What To Eat To Prevent Cognitive Decline With Age

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Generally speaking, foods that are rich in nutrients help in your overall health even as you age. However, some foods are simply better than others, especially when it comes to long-term cognitive function and health.

It is said that the food you eat can affect your brain health and power. In fact, doctors have long believed that brain-based nutrition can boost your mental energy, guard against mental fatigue and even fight off various diseases as you age.

A recently published study shared by Well+Good puts all of these in detail: 

Important Food Groups For Fighting Cognitive Decline With Age

In new research published in the Journal of Nutrition, Health and Aging, scientists have found the four most important food groups for preventing cognitive decline with age. 

The study, which was conducted on nearly 9,000 middle-age to elderly participants in Canada, found that those who consumed less fruits, vegetables, nuts and pulses (e.g. beans, lentils) were more likely to experience cognitive decline. This means that berries, avocado, black beans, nut butters and other fruits, veggies, nuts and pulses all play a beneficial role in your brain power as you grow older.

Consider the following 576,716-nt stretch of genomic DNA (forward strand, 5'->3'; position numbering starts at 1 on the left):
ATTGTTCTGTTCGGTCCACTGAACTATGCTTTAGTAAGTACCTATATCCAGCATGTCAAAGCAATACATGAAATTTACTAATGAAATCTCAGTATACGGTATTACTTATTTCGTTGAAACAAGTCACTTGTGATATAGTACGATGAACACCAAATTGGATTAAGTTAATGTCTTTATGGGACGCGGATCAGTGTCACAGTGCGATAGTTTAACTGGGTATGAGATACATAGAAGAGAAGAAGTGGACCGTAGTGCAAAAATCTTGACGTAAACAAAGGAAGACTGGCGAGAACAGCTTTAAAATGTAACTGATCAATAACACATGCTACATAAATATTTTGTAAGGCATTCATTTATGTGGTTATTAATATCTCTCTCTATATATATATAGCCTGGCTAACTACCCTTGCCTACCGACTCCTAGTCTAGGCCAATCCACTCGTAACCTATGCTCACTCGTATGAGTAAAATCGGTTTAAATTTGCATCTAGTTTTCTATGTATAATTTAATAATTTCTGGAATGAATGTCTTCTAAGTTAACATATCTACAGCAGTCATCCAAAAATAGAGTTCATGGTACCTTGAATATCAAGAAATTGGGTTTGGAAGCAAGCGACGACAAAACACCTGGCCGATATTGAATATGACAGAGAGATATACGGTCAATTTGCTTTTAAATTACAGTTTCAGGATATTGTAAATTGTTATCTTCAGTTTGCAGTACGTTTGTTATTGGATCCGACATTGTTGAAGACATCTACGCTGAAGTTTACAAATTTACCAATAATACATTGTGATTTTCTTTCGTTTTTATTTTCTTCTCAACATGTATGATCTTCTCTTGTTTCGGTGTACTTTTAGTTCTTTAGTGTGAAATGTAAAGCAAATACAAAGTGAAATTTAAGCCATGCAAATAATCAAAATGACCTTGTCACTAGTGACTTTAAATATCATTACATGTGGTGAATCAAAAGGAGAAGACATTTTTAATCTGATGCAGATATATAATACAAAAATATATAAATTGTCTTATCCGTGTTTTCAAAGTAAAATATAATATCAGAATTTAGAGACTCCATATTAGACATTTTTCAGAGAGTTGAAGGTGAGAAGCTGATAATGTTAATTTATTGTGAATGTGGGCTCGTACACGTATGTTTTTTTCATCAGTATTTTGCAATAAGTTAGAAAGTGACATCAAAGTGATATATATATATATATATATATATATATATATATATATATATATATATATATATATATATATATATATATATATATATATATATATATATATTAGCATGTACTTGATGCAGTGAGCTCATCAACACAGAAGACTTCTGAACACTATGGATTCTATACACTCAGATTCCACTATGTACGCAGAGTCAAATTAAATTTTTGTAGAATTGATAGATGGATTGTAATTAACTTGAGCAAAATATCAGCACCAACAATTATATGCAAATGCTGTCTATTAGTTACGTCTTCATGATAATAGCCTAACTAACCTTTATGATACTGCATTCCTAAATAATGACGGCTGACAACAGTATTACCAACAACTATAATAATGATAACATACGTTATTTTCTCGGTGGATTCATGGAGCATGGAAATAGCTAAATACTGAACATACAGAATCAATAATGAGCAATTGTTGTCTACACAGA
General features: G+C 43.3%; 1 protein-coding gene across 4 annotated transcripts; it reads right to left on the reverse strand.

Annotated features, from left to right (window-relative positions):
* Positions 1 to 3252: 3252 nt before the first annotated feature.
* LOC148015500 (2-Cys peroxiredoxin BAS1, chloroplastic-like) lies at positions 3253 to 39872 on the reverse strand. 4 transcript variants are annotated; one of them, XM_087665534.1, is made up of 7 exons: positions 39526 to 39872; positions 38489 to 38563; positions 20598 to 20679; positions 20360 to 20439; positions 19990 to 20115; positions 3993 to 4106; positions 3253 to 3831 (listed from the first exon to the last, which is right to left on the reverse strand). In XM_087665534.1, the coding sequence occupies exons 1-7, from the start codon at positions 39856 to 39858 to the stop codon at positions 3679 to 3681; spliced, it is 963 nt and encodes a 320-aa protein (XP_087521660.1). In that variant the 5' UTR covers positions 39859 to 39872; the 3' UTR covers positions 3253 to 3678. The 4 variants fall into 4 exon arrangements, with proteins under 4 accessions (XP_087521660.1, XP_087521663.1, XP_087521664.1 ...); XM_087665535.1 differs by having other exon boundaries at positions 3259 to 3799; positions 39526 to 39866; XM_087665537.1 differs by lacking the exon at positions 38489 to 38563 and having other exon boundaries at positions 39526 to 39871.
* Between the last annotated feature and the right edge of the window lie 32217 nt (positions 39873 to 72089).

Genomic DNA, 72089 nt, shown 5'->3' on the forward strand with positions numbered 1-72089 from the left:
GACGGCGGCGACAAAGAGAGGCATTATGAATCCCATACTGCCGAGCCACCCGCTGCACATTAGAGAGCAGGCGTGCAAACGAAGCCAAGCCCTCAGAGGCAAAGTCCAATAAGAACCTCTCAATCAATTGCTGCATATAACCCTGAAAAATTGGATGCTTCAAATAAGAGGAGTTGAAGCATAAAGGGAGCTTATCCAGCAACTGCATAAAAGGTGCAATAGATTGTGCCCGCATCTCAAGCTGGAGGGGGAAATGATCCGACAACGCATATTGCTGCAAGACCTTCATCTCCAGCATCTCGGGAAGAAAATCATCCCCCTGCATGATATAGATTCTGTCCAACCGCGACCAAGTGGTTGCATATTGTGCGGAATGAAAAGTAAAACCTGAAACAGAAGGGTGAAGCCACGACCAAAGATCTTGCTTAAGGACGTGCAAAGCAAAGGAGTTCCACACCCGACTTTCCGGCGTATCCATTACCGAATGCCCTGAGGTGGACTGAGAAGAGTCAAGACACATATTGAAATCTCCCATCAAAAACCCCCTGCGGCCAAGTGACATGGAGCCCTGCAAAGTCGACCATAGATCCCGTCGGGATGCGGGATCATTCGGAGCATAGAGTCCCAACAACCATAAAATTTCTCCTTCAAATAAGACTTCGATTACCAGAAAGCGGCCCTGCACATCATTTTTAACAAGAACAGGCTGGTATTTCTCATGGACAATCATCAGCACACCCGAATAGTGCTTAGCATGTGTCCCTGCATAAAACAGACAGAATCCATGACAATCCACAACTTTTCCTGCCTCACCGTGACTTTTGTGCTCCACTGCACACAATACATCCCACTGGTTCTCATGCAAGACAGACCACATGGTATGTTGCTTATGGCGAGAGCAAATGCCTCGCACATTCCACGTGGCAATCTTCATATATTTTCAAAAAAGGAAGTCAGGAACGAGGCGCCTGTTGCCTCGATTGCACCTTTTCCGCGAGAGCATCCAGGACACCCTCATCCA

These results were reached by the study authors through a cognitive indicator known as verbal fluency. Verbal fluency is a test that asks you to list off as many given words as possible within a single category. Also at cognitive risk are those who are single, socially disadvantaged and suffering from hypertension.

Related Studies 

The new findings make sense when past studies on nutrition’s link to cognitive decline are put into context. For example, researchers have long known that omega-3 fatty acids found in walnuts have been found to boost memory and cognitive skills. Studies have also shown that blueberries have been found to increase activity in the brain’s memory center. 

What To Do 

If you are interested in eating to keep your brain healthy and functioning in the future, you can try checking your daily recommended intake of fruits and veggies —

that is, 4 and 1/2 cups of each daily —

and you can mix lentils or peas into salads with a small handful of nuts. For pulses, you can get your fill from red lentil pasta tossed with plenty of veggies and cashew cheese-based sauce. As for fruits, you can eat at least a handful of berries as snacks or as part of your morning oatmeal. Just be sure that before going to bed, you tick off all the boxes for each of the four food groups.

Fruits and VegetablesFruits and vegetables. Pixabay